Lesson from a Shower Squeegee

Some time ago, I was cleaning the bathroom after a prolonged period of neglect.  Noticing that the shower glass was encrusted with hard water deposits, I brought the glass cleaner and did my best to clean it off.  After three spray and wipe cycles didn’t have any effect, I decided I needed a stronger cleaning agent.

I came back with some Comet cleaner and hot water thinking, “this will do the trick”.  Using a liberal amount of elbow grease for quite some time cleaned the cleaner areas, but the dirty areas had not improved much at all.  Because of the way the glass was bending as I sawed away at it with my sponge, I finally gave up.  “At the rate this is going, it is going to end with a broken shower stall and me in the hospital.”  I was frustrated because I wanted this to be a fresh start where I was going to live my life differently, but I installed the shower squeegee that I had purchased and decided to call it a day.

Some six weeks later, I went back into the bathroom to do some cleaning and noticed that the shower stall glass was remarkably clean.  The process had been so gradual that I hadn’t noticed it, but all of the hard water deposits were gone and I hadn’t done a thing except squeegee the glass after my daily shower.  I applied my knowledge of chemistry to determine what had happened and I think I now understand.

When you use the shower without the shower squeegee, the following process occurs:

  1. During the shower, hot water with dissolved calcium lands on the shower glass.
  2. Because the water is hot and not fully saturated with calcium, it dissolves some of the calcium deposits on the glass.
  3. Left on the shower glass long enough, the water evaporates and cools leaving it dissolved calcium on the glass.

When you shower with the squeegee, you wipe away the water after it absorbs calcium on the glass and before it evaporates away and the net effect is that you are cleaning the glass a little bit every day.  Now this may seem to be a trivial matter, but I believe this process exemplifies a profoundly important principle that could have changed my life enormously had I applied it consistently over the last twenty years.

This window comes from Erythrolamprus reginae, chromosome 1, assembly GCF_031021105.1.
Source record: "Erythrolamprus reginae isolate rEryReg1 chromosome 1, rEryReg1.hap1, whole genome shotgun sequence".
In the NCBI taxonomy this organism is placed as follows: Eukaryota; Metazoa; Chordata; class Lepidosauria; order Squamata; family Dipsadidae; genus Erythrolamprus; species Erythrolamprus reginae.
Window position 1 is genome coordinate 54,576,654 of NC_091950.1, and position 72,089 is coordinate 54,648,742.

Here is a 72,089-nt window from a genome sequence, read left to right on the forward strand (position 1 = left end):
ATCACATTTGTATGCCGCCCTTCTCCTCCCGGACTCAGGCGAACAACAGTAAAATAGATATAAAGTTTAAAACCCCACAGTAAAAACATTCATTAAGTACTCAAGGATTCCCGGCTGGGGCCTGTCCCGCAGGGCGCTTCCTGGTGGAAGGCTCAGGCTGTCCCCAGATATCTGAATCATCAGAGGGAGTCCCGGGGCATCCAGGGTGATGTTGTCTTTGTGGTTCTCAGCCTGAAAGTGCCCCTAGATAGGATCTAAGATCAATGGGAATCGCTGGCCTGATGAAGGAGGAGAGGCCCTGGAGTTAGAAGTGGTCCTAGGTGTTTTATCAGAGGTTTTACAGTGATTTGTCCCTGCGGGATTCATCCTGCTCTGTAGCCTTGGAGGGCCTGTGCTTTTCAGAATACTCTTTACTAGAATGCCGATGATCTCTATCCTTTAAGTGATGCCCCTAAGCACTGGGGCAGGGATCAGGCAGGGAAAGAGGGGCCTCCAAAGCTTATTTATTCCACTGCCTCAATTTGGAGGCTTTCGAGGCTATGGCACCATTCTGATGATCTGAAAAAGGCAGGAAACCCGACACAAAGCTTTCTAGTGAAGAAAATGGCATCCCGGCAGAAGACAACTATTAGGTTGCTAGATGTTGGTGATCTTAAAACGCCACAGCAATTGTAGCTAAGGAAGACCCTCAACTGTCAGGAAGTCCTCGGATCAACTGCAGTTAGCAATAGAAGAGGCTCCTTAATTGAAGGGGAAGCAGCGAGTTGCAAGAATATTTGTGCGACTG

The Importance of Daily Maintenance

So there I was using nasty chemicals and pushing so hard on the glass that I had to hold the other side to prevent it from breaking and I wasn’t getting anywhere.  The process of cleaning that I expected to be quick and easy was in fact extremely hard, possibly dangerous and accomplished only minimal results.  I gave up and just did a daily maintenance routine and within a few short weeks, the glass is as clean as can be without hardly any work required at all.  The principle this illustrates is that a simple daily regimen is vastly more effective than extremely drastic short term action.  To explain what I mean, allow me to give some examples of where this principle might be effective.

Weight Loss

I have, over the course of my life, lost hundreds of pounds on crash diets with extremely restrictive eating rules.  Eat 800 calories a day in protein shakes and after 6 months you have lost almost 100 pounds.  Eat no carbohydrates and after 6 months you have lost almost 100 pounds.  The problem with these diets is that as soon as you go off your strict regimen, you begin accumulating the weight again.  Your weight loss measures were unsustainable and once you have met a temporary goal, your eating patterns return to normal and your weight returns to where it started.  Not only that, but you have the occasional failure of willpower that results in a failed diet where all of the initial work is lost because you ate more when you were depressed after you failed.